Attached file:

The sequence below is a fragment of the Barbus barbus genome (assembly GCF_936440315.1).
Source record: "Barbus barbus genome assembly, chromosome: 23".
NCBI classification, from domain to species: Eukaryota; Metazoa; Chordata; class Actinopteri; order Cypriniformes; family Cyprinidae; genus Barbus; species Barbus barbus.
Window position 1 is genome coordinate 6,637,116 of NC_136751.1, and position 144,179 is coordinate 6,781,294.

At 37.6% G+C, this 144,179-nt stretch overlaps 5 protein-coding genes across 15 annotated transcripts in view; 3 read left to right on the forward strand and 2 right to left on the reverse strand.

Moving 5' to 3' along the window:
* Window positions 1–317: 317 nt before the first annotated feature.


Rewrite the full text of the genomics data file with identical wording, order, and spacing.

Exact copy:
The sequence below is a fragment of the Barbus barbus genome (assembly GCF_936440315.1).
Source record: "Barbus barbus genome assembly, chromosome: 23".
NCBI classification, from domain to species: Eukaryota; Metazoa; Chordata; class Actinopteri; order Cypriniformes; family Cyprinidae; genus Barbus; species Barbus barbus.
Window position 1 is genome coordinate 6,637,116 of NC_136751.1, and position 144,179 is coordinate 6,781,294.

At 37.6% G+C, this 144,179-nt stretch overlaps 5 protein-coding genes across 15 annotated transcripts in view; 3 read left to right on the forward strand and 2 right to left on the reverse strand.

Moving 5' to 3' along the window:
* Window positions 1–317: 317 nt before the first annotated feature.